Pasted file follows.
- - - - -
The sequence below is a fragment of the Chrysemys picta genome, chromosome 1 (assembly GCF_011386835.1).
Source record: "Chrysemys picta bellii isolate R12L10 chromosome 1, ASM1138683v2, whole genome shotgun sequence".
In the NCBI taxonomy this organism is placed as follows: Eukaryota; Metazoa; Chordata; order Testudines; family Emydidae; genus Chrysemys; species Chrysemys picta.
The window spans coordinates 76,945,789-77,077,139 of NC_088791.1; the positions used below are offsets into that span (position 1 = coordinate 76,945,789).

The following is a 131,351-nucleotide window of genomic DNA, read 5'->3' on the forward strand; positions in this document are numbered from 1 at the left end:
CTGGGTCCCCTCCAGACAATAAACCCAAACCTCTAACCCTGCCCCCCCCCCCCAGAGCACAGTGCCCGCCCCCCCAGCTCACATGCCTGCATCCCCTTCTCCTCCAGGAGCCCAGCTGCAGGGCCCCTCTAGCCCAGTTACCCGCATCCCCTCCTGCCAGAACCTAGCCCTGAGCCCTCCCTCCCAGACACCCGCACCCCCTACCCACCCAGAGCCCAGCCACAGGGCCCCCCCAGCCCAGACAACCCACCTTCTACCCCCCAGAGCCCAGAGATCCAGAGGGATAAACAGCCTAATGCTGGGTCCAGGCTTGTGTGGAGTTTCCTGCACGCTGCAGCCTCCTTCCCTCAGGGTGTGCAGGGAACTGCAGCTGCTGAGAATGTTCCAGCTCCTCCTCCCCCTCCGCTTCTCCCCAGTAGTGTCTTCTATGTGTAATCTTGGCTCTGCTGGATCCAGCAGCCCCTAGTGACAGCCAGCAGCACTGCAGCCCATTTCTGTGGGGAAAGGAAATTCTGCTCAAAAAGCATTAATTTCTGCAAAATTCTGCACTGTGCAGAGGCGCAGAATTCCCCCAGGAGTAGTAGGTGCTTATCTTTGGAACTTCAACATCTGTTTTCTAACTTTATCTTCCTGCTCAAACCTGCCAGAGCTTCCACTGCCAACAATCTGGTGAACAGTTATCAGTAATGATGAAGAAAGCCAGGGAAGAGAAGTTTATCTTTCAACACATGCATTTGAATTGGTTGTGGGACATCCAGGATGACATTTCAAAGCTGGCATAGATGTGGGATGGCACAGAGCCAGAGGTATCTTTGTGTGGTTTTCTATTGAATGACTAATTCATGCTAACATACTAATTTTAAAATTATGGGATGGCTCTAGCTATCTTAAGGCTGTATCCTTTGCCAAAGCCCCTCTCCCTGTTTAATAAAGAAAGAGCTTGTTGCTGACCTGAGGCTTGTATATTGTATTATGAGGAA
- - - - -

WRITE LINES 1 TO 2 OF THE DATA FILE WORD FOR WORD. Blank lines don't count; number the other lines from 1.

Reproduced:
The sequence below is a fragment of the Chrysemys picta genome, chromosome 1 (assembly GCF_011386835.1).
Source record: "Chrysemys picta bellii isolate R12L10 chromosome 1, ASM1138683v2, whole genome shotgun sequence".